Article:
The president of CRB Inverbío discusses the challenge of building a VC firm in Spain, a country where companies have traditionally relied on banks for capital, and about building the international reputation of Spanish biotech in order to boost international investment.


Spain has a very large number of biotech companies, and the Spanish pharmaceutical sector is the number one investor in R&D in the country, but somehow, Spain doesn’t have the reputation for high quality R&D that its European counterparts like the UK and France have. Why is that?

The main reason is time – you need time to create a reputation in something, and there is always a gap between the actual results and those results becoming well known around the world. The other side of this story is that research and knowledge in themselves don’t create a reputation for technology, biotech or medicine – it is products, services and technology that create that reputation, and Spain is not yet at that stage. We also have our existing reputation to shake off, or change – a country where most investors think first of housing, hotels and tourism. To move to being a country known for something so radically different will take a lot of time and effort.

Another reason is that Spain does not have a well-established big pharma presence, which makes a difference when it comes to human health technologies. We have a number of local pharma companies that are doing well, but not on the same level as Roche, Sanofi or GSK, and that makes the difference. These companies have historically, now and in the last few years, focused on serving only the Spanish market, and although they are looking abroad now, it will take time for them to catch up and compete on that level.

How does this situation impact the venture capital market in Spain today for biotech?

The situation for venture capital in the biotech and biomedical sectors is similar to that of other sectors in Spain, which is that venture capital has never been a major source of capital for companies. Banks have always been very important in Spain, and this is traditionally where capital has come from, which has meant that demand for venture capital has never been high. Added to this is a cultural quirk: entrepreneurs here often prefer to seek credit rather than investors, because they are afraid of giving up control of their companies, which leads to some fear of venture capital. However, in biotech, this is beginning to change, as companies see that they don’t just get capital in return, but also institutional knowledge and corporate governance.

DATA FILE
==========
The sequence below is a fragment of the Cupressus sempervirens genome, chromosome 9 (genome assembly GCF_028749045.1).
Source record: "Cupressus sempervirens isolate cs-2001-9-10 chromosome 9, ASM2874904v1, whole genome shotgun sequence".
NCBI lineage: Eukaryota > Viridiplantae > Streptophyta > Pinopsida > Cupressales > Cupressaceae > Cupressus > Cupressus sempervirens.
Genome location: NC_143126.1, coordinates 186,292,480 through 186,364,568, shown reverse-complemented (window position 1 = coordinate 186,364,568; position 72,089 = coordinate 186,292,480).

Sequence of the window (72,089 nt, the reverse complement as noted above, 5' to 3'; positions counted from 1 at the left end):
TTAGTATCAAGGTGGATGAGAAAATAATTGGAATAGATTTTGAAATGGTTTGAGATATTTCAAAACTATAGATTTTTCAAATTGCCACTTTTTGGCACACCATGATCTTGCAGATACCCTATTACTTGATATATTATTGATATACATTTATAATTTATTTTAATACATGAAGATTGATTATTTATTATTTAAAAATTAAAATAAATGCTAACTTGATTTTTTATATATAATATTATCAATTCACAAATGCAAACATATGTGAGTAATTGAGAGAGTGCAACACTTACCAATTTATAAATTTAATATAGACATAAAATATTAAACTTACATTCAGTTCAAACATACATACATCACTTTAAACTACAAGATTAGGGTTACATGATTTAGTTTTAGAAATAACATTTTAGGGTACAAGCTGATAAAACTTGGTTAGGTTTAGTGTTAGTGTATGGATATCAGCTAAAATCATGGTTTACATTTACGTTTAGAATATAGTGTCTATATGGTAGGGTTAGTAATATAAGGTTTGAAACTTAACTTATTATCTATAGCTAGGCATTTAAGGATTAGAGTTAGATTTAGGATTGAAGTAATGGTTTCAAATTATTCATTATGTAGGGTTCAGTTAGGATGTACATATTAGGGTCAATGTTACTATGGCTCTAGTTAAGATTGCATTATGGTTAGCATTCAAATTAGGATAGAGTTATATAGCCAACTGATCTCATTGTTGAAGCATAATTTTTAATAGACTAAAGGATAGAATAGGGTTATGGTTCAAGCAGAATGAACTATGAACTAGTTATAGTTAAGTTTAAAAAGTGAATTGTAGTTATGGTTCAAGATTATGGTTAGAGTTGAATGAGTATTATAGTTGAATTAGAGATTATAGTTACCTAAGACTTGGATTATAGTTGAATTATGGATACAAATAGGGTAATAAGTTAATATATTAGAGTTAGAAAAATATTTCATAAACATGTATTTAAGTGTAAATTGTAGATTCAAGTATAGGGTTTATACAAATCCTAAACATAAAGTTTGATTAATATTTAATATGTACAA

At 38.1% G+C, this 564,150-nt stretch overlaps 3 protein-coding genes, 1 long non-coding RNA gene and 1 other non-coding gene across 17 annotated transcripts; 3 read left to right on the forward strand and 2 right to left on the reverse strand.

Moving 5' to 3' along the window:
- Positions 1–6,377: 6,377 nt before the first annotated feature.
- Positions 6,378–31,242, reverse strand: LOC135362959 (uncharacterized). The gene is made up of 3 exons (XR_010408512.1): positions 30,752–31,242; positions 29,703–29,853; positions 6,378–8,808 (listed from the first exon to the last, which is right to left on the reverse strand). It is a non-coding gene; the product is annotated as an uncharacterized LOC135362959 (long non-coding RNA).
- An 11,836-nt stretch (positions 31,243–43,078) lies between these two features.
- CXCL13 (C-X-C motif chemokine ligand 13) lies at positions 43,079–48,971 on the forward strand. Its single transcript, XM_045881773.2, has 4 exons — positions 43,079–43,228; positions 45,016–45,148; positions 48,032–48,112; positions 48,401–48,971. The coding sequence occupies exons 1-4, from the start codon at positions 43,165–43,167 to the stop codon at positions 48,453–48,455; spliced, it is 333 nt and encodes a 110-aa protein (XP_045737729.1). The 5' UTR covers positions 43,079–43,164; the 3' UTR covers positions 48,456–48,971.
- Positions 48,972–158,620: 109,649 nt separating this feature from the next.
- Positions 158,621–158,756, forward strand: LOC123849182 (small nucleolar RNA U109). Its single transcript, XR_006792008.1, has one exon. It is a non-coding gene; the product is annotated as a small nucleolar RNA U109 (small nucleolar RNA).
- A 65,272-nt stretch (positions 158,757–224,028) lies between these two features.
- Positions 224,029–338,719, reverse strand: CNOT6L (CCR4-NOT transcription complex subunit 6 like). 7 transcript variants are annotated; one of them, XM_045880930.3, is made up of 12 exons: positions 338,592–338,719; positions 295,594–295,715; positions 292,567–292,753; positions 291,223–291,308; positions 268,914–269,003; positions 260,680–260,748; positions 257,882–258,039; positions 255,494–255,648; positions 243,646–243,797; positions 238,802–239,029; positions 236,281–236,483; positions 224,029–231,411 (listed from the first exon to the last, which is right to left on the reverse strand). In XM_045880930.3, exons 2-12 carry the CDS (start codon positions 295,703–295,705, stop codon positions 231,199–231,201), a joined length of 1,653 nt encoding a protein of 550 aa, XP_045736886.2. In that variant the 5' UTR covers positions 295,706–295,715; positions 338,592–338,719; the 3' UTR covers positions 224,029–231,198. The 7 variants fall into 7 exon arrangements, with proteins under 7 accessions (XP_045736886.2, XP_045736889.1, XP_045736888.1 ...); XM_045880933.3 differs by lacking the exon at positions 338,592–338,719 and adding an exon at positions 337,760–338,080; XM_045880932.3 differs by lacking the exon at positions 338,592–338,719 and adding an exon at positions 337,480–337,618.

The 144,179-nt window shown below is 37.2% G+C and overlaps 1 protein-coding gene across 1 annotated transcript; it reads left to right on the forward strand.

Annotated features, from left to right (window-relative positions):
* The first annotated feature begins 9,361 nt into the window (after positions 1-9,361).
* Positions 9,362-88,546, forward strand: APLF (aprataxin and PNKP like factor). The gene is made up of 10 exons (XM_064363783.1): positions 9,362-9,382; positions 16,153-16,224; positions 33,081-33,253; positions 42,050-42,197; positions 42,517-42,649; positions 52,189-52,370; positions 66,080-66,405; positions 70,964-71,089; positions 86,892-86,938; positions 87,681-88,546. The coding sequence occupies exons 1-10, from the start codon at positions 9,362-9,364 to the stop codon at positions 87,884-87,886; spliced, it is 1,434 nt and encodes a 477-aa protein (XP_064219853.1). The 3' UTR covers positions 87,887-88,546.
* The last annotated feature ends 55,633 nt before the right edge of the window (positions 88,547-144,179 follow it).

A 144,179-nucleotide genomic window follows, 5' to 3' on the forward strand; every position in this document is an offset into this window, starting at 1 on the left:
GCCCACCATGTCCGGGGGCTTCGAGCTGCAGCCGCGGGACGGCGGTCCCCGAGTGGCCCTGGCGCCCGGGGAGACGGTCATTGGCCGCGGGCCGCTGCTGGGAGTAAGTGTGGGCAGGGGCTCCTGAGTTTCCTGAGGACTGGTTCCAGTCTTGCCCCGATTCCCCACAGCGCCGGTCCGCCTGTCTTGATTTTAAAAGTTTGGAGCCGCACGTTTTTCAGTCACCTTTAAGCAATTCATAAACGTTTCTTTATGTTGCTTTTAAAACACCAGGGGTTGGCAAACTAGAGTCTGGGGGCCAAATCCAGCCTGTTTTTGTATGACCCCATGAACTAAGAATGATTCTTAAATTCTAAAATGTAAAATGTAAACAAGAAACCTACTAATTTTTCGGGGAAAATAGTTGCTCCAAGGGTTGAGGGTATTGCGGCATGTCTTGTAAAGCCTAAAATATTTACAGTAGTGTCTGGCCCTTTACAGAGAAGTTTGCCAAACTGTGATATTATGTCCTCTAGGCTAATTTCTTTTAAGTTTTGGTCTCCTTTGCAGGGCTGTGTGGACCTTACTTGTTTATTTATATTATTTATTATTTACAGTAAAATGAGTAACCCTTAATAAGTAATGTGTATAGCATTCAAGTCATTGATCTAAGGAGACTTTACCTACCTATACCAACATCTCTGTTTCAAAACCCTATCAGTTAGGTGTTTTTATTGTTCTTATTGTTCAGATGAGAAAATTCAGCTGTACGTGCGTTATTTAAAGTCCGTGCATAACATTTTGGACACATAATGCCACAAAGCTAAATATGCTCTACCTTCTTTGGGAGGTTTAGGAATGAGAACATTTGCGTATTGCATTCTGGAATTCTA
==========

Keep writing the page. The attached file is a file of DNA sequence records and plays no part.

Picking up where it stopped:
In general, how well are management teams of Spanish biotech companies doing in achieving commercial success?

This is one of the reasons we feel that venture capital companies such as ourselves have a role here – most companies are poorly managed. You often find excellent scientists and researchers at the helm of these companies, but they tend to have very little knowledge of management, and this why the direction of CRB is a little different from other VCs around the world – we give a lot of support to these companies. For that reason, we’re looking for companies that are interested in having that extra support, that are willing to do whatever it takes to make their company profitable, to expand and internationalize rather than just thinking small. In Spain, we are still in a stage that most other countries have had to go through – many scientists believe that all it takes to make a successful product is an original idea. But slowly, they are learning.

What were the incentives to start CRB?

The reason was quite simple – we knew that there was a lot of good science and technology in the country, but in most cases the only justification for it was the publication of results, instead of the transfer of this knowledge to products and services. We saw the opportunity to capitalize on this situation. We still believe in this opportunity, because the technological level of Spanish research, at least in bioscience, is no different from the level of the UK or the US in terms of quality: we have groups here that are world class in terms of their research. One of the companies here working on nanotechnology, for example, are the best in the world for nanosensors. If those groups were on the East Coast of the US, they would be inundated with resources for developing the company, but the fact of the matter is they are in Spain, where it is more difficult to find these resources.

How successful have your attempts to boost international interest in Spanish biotech been?